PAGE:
“Tell her,” said Mme. Tallien, “that I am désolée not to be able to receive her, but I am never alone, because I am always surrounded by those to whom I have had the happiness to be of use.”

Mme. de Boufflers, Mme. de Sabran, and their families, on the other hand, were always assiduous in their attentions to her, and would refuse other invitations to go to her.

Joséphine, now the wife of Napoleon, and head of society in Paris, had not forgotten her, and was anxious to receive her at court, but this Napoleon would not allow, greatly to the disappointment and sorrow of them both.

Joséphine cried and entreated in vain, pointing out the ingratitude he was forcing her to display; but though he always retained his private friendship for Térèzia, he told Joséphine that only respectable women could be received by the wife of the First Consul.

In 1805 she again married, and this time her husband was in every respect the incarnation of all that she had hitherto opposed and objected to.

A royalist, an emigré, a Prince; but the only man she never ceased to love, and of whom she said, “He was her true husband.”

Joseph, Comte de Caraman, who soon after their marriage became Prince de Chimay, was the third son of the Duc de Caraman, Governor of Provence. He emigrated with the Princes, and, being an excellent musician, gained his living by his violin. He [347] established himself at Hamburg, and there gave lessons.

After the Revolution he returned with the other emigrés, and soon after received the inheritance of his uncle, the fourteenth Prince de Chimay, and of the Holy Roman Empire and Grandee of Spain.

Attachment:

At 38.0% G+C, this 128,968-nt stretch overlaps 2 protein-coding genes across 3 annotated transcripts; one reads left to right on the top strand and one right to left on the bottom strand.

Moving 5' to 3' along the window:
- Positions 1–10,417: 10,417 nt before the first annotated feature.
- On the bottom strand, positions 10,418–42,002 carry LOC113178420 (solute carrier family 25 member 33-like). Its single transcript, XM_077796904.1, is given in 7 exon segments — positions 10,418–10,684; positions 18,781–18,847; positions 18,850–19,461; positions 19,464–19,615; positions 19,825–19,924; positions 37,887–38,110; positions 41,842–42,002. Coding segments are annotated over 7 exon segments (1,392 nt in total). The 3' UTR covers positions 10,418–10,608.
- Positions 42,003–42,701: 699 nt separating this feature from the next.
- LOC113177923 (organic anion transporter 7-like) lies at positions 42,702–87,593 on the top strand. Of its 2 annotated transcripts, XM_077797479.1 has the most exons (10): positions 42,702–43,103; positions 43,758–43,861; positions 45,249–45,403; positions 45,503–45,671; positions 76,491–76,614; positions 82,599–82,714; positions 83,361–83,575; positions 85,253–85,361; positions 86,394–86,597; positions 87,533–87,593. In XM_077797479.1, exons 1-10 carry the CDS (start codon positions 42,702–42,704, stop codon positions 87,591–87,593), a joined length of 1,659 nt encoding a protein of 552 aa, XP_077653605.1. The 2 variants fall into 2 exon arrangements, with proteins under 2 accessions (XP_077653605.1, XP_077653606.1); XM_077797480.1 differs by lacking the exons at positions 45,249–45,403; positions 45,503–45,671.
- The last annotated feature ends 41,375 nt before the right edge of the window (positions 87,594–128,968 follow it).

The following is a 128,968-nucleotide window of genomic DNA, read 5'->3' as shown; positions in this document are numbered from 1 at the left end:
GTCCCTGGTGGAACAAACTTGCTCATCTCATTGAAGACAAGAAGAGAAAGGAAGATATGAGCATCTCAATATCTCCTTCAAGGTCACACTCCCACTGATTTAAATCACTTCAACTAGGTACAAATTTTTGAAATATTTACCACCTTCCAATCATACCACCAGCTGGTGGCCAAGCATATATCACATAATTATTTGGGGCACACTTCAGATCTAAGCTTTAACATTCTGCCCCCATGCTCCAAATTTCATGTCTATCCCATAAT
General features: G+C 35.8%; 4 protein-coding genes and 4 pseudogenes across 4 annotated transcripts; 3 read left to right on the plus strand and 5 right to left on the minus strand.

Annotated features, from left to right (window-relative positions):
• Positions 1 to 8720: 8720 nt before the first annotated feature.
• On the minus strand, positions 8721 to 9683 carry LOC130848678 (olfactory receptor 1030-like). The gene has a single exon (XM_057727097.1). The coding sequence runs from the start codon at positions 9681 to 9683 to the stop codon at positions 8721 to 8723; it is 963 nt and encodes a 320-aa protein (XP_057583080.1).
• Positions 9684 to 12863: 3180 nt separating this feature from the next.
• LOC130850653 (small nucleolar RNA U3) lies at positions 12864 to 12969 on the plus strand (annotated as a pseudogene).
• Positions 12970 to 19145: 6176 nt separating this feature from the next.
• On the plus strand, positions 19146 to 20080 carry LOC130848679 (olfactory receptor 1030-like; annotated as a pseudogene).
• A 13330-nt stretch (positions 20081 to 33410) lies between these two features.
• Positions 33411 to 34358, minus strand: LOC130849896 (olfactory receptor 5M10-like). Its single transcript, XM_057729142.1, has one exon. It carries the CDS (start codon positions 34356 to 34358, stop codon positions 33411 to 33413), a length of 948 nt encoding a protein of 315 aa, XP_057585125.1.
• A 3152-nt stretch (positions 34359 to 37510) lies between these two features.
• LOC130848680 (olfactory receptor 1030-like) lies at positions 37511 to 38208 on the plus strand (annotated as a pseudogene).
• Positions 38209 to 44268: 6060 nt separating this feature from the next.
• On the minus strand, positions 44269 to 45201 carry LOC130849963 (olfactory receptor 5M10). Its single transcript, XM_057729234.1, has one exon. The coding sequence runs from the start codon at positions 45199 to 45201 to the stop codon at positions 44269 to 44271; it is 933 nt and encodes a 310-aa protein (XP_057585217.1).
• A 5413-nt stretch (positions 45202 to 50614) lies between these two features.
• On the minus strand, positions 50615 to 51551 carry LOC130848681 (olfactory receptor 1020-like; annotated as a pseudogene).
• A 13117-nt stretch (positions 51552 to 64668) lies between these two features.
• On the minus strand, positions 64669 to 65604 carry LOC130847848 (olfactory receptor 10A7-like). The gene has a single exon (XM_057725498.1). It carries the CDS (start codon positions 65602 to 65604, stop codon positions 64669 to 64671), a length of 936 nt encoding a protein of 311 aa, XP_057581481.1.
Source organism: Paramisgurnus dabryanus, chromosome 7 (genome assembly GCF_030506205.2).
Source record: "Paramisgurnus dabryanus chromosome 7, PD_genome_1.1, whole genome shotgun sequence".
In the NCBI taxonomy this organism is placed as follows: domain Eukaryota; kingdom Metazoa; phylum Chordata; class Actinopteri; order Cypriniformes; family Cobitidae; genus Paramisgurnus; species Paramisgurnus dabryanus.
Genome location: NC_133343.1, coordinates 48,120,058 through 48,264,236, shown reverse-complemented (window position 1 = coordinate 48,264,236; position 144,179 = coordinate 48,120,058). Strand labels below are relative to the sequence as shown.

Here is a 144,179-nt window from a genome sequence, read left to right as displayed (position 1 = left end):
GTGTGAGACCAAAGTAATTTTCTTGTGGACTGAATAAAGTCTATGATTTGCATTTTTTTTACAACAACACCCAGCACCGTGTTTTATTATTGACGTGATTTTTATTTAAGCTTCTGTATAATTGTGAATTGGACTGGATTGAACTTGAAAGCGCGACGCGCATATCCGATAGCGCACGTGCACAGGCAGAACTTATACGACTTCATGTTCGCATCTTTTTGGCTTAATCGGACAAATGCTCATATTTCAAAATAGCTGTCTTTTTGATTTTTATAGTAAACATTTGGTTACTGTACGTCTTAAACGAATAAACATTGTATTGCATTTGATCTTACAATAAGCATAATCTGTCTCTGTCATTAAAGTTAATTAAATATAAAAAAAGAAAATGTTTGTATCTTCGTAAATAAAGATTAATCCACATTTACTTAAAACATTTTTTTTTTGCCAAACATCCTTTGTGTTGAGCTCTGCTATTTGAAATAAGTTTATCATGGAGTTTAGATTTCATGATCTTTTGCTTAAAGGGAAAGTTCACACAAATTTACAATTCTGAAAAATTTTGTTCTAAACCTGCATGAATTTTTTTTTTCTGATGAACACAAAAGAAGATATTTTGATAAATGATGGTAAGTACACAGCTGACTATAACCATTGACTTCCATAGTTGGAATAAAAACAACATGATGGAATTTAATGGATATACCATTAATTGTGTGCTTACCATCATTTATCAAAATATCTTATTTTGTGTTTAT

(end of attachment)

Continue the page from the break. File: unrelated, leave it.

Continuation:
They went to live at the ancient castle of Chimay, [110] where they led an intellectual and splendid life, surrounded by the great artists, musicians, and literary men of the day, and by many devoted friends. They spent their winters in Brussels, but a bitter drop in Térèzia’s cup of happiness was the absolute refusal of the King and Queen to receive her at court. The Prince, who was the King’s Chamberlain, had to go without her.

He always adored her, saying she was the good genius of his house. They passed their lives happily together until her death, which took place at Chimay in January, 1835, surrounded by her children, whom she adored. They had several besides her former ones, whom she neither concealed nor separated from.

Tallien’s daughter, one of whose names was “Thermidor,” married a Narbonne-Pelet. Another daughter, the Marquise de Hallay, inherited her beauty, and was an extraordinary likeness of herself. One of her sons, Dr. Edouard Cabarrus, was with her amongst the rest when she died, and the last words she spoke to her children were in the soft caressing Spanish of her early youth.